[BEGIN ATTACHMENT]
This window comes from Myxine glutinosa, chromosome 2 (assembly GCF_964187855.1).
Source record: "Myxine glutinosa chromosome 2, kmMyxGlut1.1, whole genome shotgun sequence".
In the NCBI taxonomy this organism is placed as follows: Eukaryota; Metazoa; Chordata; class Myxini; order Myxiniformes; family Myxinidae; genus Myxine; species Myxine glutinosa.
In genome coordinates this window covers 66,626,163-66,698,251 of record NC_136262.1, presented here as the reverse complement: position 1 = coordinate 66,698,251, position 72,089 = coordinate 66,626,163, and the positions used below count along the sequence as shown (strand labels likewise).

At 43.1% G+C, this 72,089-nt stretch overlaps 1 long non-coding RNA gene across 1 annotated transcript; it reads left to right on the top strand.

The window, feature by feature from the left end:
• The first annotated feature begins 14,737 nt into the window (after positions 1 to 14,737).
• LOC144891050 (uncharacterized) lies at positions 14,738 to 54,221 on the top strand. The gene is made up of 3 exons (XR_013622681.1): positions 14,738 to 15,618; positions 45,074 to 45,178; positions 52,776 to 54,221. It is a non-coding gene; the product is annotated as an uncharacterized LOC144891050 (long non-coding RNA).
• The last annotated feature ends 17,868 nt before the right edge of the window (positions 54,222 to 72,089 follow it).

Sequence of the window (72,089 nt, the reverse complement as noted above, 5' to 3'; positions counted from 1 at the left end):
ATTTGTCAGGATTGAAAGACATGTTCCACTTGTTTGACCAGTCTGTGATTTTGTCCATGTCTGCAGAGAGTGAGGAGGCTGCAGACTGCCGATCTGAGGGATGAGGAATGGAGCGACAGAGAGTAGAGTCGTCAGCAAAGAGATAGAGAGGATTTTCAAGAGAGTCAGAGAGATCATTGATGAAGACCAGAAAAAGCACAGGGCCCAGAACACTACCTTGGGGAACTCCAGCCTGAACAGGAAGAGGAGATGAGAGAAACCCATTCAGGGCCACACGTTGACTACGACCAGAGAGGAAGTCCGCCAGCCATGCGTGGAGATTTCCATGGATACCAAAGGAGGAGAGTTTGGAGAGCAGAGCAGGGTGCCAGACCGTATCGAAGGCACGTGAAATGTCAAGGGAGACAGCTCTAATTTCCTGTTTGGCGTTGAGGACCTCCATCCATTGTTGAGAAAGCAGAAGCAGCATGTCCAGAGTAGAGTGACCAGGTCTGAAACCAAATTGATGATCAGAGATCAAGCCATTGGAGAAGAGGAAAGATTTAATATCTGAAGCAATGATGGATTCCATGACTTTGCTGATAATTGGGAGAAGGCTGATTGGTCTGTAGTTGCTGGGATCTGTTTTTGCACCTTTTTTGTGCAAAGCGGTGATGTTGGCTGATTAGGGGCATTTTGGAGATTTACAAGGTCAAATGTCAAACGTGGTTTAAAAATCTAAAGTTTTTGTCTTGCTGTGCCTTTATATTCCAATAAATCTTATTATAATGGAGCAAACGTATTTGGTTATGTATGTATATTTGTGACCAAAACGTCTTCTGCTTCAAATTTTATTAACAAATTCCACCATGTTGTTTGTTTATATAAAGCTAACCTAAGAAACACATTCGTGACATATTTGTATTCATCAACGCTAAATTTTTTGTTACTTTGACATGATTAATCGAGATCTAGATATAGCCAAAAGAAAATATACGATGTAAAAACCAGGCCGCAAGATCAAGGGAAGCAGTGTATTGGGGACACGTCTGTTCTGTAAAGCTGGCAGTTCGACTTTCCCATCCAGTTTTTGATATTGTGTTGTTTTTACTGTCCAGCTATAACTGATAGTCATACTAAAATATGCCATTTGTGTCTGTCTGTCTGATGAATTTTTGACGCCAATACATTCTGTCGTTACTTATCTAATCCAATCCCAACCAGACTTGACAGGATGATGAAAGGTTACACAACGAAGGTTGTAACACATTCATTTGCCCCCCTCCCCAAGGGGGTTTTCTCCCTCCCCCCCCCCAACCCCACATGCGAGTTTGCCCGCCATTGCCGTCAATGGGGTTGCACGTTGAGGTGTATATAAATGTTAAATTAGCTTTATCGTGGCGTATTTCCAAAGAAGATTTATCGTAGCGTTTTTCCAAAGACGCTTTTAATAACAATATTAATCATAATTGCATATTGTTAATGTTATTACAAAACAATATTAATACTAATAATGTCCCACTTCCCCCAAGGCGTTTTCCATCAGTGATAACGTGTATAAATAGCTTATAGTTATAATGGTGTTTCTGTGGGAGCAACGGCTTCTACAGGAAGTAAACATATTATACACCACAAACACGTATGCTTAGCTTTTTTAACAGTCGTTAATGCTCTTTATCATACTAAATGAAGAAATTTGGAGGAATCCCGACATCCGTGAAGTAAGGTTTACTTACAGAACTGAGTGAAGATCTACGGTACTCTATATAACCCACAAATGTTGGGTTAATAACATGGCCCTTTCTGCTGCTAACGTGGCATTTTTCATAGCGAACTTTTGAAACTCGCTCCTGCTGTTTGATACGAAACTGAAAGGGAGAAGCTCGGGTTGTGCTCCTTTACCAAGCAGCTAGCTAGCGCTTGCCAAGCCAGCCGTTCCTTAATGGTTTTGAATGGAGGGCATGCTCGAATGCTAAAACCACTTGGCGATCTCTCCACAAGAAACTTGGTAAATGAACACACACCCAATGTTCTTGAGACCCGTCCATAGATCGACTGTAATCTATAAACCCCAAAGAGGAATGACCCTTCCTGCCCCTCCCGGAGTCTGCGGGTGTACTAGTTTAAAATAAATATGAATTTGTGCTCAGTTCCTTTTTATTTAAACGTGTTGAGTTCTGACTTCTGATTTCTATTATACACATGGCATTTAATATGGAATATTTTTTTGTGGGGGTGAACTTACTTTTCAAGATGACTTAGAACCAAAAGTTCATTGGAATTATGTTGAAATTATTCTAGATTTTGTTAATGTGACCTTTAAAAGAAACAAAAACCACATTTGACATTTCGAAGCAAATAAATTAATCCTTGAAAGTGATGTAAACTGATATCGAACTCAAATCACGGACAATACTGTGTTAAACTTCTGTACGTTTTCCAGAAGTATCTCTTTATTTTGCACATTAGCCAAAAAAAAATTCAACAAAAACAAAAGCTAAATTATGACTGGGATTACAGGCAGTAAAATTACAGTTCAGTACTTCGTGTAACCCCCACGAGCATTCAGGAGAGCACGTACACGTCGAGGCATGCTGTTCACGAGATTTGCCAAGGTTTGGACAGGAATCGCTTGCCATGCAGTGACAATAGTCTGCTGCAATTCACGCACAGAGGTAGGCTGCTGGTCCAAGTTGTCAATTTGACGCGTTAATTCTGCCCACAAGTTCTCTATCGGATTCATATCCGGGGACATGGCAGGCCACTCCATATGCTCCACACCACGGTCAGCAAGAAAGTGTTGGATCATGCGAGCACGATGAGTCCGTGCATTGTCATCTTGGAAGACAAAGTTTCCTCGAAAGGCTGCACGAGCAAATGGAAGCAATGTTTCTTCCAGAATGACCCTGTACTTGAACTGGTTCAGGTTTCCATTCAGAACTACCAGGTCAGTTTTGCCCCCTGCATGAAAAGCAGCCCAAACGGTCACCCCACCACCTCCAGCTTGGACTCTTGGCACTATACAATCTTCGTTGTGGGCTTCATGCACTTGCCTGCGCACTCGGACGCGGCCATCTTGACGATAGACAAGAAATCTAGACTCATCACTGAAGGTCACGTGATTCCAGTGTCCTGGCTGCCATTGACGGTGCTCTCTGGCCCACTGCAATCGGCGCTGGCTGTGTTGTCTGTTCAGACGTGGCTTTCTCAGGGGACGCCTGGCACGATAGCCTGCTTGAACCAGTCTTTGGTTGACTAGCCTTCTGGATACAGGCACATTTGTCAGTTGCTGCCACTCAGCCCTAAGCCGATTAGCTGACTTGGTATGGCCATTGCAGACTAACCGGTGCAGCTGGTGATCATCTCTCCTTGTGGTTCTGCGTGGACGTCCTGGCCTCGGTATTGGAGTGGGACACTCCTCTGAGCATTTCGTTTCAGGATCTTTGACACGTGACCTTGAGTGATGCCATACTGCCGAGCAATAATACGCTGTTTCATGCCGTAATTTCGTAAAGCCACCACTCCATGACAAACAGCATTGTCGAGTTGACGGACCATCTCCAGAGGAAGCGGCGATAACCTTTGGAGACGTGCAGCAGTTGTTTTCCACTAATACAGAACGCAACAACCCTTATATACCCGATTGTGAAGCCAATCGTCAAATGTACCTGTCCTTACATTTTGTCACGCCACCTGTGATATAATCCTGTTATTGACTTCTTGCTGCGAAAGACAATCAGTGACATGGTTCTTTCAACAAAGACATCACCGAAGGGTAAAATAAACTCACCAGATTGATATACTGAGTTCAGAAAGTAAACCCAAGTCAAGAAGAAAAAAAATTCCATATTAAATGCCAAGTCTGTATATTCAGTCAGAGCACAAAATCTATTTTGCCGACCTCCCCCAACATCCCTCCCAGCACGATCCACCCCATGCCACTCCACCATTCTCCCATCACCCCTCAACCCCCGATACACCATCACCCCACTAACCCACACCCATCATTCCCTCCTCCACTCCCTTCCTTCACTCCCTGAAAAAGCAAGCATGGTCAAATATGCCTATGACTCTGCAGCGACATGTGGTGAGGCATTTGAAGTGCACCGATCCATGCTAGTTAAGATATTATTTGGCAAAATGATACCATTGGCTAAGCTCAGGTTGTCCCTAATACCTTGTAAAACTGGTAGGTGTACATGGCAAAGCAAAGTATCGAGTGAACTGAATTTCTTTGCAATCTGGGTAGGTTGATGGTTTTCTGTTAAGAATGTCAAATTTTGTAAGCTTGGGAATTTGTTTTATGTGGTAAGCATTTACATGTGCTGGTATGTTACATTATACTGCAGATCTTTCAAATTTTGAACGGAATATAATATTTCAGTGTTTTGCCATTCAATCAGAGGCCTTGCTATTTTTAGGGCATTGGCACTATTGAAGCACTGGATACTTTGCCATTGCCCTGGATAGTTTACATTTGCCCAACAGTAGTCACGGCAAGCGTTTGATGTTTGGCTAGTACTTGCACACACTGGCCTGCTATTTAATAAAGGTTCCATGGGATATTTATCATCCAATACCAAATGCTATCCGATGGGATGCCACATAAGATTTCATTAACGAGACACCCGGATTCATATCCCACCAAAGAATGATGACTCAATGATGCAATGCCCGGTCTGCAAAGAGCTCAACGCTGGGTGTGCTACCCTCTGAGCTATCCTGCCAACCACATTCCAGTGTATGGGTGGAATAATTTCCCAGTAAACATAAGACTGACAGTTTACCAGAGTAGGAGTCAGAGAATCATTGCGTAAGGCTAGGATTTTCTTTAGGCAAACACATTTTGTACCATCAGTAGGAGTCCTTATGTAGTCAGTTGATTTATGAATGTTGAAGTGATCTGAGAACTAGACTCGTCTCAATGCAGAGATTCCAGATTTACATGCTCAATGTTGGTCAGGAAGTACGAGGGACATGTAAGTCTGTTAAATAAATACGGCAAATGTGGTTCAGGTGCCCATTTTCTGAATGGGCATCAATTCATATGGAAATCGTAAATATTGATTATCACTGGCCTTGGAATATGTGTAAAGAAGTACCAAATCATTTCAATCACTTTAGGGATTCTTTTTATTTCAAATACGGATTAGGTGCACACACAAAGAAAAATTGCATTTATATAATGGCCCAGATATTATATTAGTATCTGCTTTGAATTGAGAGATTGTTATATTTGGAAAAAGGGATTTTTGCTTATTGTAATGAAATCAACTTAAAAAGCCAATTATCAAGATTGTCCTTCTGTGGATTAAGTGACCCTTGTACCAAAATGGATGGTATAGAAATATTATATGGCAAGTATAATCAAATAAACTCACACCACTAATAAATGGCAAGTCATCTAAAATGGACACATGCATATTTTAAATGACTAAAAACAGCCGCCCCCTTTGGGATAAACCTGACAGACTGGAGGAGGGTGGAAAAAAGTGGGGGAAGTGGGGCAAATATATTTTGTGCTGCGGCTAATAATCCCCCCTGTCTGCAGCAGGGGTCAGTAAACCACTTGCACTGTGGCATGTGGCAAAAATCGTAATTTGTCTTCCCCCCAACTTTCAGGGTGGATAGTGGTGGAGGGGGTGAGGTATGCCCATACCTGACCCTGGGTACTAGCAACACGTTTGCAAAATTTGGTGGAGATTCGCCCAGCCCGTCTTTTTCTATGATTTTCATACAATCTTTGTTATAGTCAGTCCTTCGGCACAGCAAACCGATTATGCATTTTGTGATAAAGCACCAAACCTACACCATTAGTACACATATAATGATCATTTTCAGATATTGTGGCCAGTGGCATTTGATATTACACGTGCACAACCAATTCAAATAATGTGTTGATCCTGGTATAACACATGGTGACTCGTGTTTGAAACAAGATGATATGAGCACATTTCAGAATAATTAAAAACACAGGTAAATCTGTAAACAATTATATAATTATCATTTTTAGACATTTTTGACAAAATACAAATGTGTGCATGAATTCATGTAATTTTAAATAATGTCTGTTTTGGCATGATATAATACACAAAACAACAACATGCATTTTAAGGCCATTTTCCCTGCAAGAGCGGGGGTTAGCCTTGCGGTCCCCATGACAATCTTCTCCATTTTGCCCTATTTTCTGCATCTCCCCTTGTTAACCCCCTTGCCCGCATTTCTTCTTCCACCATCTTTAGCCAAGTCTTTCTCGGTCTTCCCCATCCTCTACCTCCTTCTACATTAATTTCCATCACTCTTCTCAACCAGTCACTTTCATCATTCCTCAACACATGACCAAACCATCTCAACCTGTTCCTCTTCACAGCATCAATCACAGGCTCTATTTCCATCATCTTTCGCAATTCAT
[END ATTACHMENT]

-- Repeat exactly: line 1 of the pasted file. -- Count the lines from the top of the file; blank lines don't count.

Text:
This window comes from Myxine glutinosa, chromosome 2 (assembly GCF_964187855.1).